While that is negligible in real terms, and within the margin of error statistically, given the increase in pixel count and the inclusion of on-chip phase-detect pixels and associated electronics, this remains an impressive result.
Sony A7R II vs. Sony A7R: Lower noise levels bring improvements in Low-Light ISO and Color Depth
An even greater divergence can be seen at higher ISOs. Dynamic range is slightly lower than its predecessor at base; however, the difference is minimal and, as with color sensitivity, the improvement in noise levels apparent at higher ISO settings translates into an impressive increase in dynamic range at these settings, particularly between ISO 1600 and 6400. The A7R II also achieved close to a half-stop (+0.5 Ev) improvement in our low-light ISO score.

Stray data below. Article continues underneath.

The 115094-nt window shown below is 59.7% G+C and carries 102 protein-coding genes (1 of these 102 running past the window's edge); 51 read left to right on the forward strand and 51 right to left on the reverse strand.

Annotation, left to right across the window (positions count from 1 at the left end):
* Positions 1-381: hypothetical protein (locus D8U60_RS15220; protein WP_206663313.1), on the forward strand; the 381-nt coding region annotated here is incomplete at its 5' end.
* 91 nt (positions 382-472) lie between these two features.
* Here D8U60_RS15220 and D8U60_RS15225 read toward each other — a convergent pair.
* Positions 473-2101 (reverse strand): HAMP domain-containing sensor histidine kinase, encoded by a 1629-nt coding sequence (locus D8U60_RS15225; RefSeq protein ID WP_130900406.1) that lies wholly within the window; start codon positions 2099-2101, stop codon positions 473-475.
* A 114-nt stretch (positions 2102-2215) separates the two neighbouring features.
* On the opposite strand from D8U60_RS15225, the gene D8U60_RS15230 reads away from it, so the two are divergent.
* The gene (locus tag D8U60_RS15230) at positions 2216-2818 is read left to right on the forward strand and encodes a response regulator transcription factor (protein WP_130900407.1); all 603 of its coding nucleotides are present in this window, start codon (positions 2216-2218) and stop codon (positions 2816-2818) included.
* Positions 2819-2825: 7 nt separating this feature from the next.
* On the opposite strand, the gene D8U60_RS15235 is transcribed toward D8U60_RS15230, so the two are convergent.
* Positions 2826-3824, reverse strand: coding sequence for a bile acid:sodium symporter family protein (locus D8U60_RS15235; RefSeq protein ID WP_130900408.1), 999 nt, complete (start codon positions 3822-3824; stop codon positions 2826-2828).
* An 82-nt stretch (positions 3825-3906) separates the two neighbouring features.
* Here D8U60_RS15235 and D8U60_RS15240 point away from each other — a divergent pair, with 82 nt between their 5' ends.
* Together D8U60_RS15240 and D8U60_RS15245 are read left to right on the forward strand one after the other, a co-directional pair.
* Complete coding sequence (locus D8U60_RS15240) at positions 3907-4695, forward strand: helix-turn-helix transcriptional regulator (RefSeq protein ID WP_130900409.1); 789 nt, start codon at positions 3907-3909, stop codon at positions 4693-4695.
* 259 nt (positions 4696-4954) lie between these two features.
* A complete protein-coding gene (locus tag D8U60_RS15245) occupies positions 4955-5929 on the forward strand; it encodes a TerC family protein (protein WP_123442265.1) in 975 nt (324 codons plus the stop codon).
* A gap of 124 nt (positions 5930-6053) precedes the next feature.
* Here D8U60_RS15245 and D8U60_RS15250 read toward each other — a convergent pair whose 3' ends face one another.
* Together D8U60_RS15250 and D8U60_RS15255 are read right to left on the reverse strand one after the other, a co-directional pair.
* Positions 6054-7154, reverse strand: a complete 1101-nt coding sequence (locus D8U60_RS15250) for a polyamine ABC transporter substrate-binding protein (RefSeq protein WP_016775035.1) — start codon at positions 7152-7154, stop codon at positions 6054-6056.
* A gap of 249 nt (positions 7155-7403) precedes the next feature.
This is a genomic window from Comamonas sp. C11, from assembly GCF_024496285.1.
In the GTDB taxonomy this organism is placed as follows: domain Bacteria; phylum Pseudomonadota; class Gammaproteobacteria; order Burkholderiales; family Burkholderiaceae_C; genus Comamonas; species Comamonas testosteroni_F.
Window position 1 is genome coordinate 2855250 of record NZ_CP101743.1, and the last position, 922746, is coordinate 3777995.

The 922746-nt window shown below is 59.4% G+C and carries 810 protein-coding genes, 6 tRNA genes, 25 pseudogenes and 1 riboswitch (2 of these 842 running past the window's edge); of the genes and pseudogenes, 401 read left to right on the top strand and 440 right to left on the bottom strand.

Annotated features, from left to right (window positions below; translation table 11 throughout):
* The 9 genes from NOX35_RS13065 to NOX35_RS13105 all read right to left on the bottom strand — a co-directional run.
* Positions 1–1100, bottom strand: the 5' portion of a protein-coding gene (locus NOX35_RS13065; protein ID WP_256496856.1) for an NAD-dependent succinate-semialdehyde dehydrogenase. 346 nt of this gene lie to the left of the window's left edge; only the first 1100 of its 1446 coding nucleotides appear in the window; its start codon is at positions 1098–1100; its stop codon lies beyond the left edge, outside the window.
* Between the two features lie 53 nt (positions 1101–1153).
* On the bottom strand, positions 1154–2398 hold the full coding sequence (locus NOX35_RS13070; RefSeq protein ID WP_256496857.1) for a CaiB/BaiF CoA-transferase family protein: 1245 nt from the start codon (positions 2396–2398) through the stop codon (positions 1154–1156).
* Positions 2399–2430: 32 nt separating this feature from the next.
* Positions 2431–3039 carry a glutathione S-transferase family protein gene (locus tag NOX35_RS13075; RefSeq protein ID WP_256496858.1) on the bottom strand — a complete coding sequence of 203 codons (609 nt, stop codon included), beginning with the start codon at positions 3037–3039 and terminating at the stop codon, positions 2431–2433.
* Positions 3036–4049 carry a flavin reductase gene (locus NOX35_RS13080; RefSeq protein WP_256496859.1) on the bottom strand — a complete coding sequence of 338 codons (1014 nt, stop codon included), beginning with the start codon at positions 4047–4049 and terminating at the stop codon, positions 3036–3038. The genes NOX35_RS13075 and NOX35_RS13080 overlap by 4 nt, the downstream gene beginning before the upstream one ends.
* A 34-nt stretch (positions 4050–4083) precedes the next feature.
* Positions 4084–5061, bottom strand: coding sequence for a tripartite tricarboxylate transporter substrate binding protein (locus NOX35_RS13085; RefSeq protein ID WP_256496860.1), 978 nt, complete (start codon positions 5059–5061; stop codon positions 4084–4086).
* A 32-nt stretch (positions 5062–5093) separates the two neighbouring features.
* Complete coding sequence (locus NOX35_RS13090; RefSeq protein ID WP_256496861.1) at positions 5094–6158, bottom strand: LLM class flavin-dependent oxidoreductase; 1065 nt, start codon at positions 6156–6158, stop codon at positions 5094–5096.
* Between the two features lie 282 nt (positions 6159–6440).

Sony A7R II vs. Nikon D810 vs Canon EOS 5DS: Significant improvement in DR at high ISOs
The announcement of the Sony A7R II follows the recent introduction of the Canon EOS 5DS, an impressive addition to the market, with a full-frame sensor boasting 50-Mpix. However, with an overall DxOMark sensor score of 87 points, while very good (particularly at high ISOs), it is still some way behind the class-leading 36-Mpix Nikon D810 at low ISOs.
In our tests, the high scores of the Nikon at base compare favorably with the new Sony; however, the A7R II still has the lowest noise levels between the two models. Despite that, Sony hasn’t been able to leverage any increase in DR at low ISOs.